Investors saw the correlation between energy prices and the stock market again today as Wall Street was whipsawed by the crude oil market.
Stocks fell sharply when crude hit a new record price in morning trading. Then, when crude oil prices retreated, stocks rapidly reversed course and recovered most of their losses.
Crude rose more than $1 a barrel before falling and the Dow Jones industrial average dropped 50 points prior to its turnaround.
By the close of trading on the New York Mercantile Exchange, however, crude had fallen 63 cents a barrel to $54.54.
And the closing bell on the New York Stock Exchange left the Dow down less than eight points at 9,749.99 -- another new low for the year.
The Nasdaq Stock Market composite index slipped a point to 1,914.04. The Standard & Poor's 500 stock index also fell a point, closing at 1,094.80.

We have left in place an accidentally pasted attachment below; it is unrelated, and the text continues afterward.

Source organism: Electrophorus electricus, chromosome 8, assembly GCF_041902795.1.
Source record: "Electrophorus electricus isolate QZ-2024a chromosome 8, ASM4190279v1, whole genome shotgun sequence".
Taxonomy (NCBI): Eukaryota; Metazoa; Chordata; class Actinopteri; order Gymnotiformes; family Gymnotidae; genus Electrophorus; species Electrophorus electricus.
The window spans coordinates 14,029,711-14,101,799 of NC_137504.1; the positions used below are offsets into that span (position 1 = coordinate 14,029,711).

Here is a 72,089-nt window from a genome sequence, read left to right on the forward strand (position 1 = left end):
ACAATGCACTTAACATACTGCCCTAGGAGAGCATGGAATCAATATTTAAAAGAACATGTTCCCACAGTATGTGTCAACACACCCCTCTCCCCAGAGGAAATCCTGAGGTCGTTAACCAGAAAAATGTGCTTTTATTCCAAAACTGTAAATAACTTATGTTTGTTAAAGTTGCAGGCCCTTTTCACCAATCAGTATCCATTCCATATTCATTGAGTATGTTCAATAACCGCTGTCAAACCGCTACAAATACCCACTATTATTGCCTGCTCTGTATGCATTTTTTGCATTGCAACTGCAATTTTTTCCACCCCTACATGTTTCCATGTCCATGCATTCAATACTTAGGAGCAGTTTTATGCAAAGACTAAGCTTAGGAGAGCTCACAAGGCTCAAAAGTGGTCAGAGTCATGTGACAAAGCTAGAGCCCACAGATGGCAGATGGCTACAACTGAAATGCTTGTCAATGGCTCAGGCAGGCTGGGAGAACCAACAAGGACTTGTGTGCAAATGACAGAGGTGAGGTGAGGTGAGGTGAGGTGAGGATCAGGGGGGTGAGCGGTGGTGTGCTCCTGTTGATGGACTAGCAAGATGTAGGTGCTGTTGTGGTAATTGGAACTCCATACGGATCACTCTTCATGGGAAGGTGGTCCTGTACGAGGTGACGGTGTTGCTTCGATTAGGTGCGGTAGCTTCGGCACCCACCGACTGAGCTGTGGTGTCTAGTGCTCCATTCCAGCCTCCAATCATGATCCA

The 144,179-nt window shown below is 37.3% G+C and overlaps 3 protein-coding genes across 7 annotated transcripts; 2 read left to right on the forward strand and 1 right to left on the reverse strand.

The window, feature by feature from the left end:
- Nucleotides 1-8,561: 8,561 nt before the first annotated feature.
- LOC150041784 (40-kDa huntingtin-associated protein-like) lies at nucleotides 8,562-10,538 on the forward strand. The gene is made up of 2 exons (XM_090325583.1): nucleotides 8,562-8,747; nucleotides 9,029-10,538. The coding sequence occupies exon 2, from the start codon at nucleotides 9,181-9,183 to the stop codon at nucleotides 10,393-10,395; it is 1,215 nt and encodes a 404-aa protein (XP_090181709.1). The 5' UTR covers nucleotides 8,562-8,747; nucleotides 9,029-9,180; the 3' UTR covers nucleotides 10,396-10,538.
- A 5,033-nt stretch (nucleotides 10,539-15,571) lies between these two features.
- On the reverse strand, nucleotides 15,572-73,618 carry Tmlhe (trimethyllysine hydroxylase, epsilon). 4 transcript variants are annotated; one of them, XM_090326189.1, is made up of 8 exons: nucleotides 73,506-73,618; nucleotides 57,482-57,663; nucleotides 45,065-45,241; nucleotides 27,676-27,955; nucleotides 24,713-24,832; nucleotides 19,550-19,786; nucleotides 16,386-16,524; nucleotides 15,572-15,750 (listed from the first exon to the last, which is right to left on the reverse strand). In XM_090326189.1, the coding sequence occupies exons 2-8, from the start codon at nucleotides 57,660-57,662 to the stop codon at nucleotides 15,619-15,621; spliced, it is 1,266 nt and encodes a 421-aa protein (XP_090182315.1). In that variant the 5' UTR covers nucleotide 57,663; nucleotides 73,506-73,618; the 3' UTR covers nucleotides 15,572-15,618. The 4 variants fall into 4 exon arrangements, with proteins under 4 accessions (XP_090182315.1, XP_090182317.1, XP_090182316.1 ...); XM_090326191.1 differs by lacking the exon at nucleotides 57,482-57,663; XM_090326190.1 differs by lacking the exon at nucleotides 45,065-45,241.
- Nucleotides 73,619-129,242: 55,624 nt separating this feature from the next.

Traders were already worried about oil prices when they got to work, because the weekend price-at-the-pump report from the Lundberg survey showed the average price of gasoline jumped a nickel during the past two weeks to $2.07 nationwide. The highest priced gas is in the San Diego region -- $2.45 a gallon -- the cheapest in Oklahoma -- $1.83.
When crude futures opened higher, stocks followed their script and began to fall.
While Wall Street is legendary for moving based on rumors of rumors, the oil market nowadays is even more volatile, responding to events that traders ordinarily might dismiss. Today, the big influence on crude oil prices was the apparent settlement of an oil workers strike in Norway, which some speculators claimed removed the threat of disruption of shipments from the North Sea.
Fighting in Iraq, hurricanes in the Gulf of Mexico and political instability in Venezuela are among the exotic developments that have been blamed for moving oil prices recently.
While figuring out what influences the oil market has become difficult, there is little difficulty determining what is driving stocks. When oil goes up, stocks go down and vice versa. Some market mavens say the pattern has been so ingrained that there is now an 80 percent negative correlation between the two markets -- which means that when oil goes up, chances are four out of five that the stock market will go down.